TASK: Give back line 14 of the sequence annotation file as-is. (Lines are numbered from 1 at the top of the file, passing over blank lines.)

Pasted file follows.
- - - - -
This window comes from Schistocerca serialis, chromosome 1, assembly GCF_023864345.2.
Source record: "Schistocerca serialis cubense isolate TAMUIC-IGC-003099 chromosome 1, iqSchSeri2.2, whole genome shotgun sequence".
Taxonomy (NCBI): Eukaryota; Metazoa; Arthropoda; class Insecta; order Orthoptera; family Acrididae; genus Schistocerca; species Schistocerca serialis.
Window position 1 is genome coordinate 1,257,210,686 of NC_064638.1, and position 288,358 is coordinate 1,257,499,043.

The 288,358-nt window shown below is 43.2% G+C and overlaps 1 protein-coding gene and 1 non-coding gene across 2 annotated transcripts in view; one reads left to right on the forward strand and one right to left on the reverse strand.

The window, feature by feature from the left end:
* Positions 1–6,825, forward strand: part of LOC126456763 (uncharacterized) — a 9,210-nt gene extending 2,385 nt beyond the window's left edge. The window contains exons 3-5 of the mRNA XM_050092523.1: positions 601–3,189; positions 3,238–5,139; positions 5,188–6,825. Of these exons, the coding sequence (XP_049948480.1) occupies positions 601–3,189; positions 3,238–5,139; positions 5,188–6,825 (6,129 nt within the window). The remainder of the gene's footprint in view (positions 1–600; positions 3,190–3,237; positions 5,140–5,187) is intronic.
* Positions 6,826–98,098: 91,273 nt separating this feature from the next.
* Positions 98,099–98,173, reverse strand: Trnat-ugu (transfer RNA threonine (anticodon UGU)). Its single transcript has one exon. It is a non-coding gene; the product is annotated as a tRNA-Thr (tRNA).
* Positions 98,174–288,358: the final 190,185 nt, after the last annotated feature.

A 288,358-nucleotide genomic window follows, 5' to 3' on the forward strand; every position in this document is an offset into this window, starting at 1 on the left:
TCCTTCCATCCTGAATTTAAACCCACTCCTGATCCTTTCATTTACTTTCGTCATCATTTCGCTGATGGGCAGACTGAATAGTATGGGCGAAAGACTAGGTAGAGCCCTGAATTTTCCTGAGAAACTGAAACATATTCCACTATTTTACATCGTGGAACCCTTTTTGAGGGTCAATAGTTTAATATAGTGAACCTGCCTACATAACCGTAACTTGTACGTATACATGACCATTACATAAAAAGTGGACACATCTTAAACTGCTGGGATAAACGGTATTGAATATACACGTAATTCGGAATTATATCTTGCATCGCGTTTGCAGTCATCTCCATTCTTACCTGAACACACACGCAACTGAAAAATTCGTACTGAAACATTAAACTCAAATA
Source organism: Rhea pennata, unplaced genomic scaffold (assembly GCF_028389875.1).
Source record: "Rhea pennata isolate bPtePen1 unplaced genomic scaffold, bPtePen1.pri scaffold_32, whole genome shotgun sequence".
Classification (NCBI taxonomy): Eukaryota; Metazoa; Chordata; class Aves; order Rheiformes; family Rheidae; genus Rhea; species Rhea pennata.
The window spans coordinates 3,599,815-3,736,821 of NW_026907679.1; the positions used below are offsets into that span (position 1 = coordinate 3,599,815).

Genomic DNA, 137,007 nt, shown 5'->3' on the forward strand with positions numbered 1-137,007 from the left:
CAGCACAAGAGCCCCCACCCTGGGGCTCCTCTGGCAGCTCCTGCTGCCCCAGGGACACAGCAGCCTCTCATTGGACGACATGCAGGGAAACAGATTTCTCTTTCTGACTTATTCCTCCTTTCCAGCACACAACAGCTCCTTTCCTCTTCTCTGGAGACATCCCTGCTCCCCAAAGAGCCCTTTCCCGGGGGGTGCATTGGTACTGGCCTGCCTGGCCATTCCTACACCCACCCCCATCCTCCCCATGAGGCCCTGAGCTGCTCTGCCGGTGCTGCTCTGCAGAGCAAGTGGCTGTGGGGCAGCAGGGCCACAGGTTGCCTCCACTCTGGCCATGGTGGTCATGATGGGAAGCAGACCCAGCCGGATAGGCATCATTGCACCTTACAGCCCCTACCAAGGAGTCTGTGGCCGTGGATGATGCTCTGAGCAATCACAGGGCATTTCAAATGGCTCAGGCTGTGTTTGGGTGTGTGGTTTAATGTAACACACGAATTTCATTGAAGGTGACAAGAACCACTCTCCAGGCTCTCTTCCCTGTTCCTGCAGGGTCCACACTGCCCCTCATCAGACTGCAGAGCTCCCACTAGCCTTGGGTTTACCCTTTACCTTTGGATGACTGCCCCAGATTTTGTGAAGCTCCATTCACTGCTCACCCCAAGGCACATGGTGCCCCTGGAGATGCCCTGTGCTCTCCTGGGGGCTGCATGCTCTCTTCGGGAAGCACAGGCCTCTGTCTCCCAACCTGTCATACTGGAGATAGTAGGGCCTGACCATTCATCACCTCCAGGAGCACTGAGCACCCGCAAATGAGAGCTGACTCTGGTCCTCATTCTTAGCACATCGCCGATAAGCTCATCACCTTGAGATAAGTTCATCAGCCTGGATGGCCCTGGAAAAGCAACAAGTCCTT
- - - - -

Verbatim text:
Source record: "Rhea pennata isolate bPtePen1 unplaced genomic scaffold, bPtePen1.pri scaffold_32, whole genome shotgun sequence".